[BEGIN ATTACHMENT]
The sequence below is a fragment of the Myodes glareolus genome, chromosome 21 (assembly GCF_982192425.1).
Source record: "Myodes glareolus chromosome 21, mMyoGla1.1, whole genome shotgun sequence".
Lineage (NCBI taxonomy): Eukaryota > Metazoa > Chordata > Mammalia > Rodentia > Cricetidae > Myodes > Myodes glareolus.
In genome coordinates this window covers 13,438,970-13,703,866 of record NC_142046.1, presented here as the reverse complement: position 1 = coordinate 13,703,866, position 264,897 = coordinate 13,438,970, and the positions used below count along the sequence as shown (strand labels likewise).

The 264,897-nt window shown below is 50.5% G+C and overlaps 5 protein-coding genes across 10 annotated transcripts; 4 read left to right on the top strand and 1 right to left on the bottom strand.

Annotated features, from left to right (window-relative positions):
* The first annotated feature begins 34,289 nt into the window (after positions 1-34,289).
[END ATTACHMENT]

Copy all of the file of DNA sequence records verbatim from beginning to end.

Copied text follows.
The sequence below is a fragment of the Myodes glareolus genome, chromosome 21 (assembly GCF_982192425.1).
Source record: "Myodes glareolus chromosome 21, mMyoGla1.1, whole genome shotgun sequence".
Lineage (NCBI taxonomy): Eukaryota > Metazoa > Chordata > Mammalia > Rodentia > Cricetidae > Myodes > Myodes glareolus.
In genome coordinates this window covers 13,438,970-13,703,866 of record NC_142046.1, presented here as the reverse complement: position 1 = coordinate 13,703,866, position 264,897 = coordinate 13,438,970, and the positions used below count along the sequence as shown (strand labels likewise).

The 264,897-nt window shown below is 50.5% G+C and overlaps 5 protein-coding genes across 10 annotated transcripts; 4 read left to right on the top strand and 1 right to left on the bottom strand.

Annotated features, from left to right (window-relative positions):
* The first annotated feature begins 34,289 nt into the window (after positions 1-34,289).